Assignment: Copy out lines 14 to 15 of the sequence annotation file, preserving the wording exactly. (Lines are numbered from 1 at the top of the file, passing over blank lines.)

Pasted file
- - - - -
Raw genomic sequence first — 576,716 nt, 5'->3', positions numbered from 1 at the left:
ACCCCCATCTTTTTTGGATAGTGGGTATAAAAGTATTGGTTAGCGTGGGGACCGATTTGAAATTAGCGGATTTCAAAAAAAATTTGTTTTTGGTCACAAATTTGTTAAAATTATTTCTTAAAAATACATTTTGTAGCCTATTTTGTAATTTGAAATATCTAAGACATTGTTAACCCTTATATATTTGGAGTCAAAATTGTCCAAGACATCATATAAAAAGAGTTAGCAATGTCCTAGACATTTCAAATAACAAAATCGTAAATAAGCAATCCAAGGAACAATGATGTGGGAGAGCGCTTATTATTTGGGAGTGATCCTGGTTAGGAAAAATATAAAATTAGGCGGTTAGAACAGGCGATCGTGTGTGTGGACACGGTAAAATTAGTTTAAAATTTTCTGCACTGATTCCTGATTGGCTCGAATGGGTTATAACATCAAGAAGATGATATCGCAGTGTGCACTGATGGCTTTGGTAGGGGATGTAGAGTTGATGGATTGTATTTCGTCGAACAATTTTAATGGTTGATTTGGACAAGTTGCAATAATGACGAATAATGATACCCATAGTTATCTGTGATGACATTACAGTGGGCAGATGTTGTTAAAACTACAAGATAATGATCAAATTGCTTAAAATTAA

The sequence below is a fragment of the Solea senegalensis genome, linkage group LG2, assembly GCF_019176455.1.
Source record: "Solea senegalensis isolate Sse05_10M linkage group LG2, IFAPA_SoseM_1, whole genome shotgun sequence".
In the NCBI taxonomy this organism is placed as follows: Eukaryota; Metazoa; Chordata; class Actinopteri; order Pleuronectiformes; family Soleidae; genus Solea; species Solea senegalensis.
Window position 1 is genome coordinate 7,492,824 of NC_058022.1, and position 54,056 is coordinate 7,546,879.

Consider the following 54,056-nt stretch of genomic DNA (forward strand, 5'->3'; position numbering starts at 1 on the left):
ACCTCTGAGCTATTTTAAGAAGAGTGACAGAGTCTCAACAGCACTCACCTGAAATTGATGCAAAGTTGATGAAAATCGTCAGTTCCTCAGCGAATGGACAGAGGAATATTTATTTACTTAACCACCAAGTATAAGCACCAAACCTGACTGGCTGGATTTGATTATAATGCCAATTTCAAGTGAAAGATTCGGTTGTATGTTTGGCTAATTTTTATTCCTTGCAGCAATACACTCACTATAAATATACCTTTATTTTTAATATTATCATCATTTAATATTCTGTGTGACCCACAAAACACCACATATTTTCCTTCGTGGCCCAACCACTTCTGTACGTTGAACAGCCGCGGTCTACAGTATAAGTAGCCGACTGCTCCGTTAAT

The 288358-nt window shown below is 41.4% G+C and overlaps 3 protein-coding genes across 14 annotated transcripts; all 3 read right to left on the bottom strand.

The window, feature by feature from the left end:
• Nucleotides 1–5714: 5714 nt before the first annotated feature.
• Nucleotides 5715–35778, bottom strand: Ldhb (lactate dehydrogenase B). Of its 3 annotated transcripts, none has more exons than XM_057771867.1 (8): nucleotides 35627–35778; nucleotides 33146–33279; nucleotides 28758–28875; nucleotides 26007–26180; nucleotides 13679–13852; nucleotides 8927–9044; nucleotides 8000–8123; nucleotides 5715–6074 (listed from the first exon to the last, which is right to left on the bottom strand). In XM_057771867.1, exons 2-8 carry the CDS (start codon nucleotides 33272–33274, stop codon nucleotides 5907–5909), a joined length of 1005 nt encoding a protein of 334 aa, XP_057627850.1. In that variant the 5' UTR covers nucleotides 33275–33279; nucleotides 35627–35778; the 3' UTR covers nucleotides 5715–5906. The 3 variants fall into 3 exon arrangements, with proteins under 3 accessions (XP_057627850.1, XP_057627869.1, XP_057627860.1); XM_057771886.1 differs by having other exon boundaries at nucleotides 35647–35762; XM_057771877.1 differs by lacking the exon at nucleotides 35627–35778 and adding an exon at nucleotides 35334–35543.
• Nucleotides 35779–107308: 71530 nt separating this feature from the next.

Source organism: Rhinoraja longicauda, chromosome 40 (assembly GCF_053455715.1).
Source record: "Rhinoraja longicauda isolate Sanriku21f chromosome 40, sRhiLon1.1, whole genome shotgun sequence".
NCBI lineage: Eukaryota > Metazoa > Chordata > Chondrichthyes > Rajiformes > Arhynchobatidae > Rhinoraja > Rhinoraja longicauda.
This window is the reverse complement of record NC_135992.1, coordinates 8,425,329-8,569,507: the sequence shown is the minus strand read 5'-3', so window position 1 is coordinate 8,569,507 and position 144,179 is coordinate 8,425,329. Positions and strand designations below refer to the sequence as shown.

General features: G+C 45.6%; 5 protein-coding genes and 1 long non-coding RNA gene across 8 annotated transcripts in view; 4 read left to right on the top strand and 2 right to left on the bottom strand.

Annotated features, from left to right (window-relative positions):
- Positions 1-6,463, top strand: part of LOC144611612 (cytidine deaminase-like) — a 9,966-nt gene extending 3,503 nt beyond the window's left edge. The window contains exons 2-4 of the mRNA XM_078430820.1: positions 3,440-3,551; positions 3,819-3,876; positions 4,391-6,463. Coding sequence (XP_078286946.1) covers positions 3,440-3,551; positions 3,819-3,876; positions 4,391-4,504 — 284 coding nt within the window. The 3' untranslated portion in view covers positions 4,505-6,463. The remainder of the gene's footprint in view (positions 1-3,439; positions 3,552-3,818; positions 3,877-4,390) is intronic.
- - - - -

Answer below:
Source organism: Rhinoraja longicauda, chromosome 40 (assembly GCF_053455715.1).
Source record: "Rhinoraja longicauda isolate Sanriku21f chromosome 40, sRhiLon1.1, whole genome shotgun sequence".